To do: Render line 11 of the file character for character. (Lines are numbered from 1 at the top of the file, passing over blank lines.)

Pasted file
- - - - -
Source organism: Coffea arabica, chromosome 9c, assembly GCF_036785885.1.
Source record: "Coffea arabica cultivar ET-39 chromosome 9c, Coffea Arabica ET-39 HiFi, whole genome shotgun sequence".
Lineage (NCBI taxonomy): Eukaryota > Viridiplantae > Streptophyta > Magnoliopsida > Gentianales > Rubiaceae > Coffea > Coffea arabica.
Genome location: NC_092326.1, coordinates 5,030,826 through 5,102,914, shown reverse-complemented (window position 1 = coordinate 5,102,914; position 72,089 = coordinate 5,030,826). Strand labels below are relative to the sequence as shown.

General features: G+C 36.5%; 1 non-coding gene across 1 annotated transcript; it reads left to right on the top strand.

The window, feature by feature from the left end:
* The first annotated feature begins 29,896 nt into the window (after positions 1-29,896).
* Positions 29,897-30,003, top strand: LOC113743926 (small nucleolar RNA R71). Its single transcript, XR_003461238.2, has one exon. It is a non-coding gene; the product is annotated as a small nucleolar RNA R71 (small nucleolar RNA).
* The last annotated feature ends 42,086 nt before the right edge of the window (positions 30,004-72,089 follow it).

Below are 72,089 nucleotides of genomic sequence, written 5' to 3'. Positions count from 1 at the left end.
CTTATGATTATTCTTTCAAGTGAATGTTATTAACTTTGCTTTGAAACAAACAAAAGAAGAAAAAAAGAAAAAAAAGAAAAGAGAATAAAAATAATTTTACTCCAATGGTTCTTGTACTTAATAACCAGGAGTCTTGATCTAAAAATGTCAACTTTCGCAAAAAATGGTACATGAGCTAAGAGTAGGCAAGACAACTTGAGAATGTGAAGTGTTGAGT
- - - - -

CTTATGATTATTCTTTCAAGTGAATGTTATTAACTTTGCTTTGAAACAAACAAAAGAAGAAAAAAAGAAAAAAAAGAAAAGAGAATAAAAATAATTTTACTCCAATGGTTCTTGTACTTAATAACCAGGAGTCTTGATCTAAAAATGTCAACTTTCGCAAAAAATGGTACATGAGCTAAGAGTAGGCAAGACAACTTGAGAATGTGAAGTGTTGAGT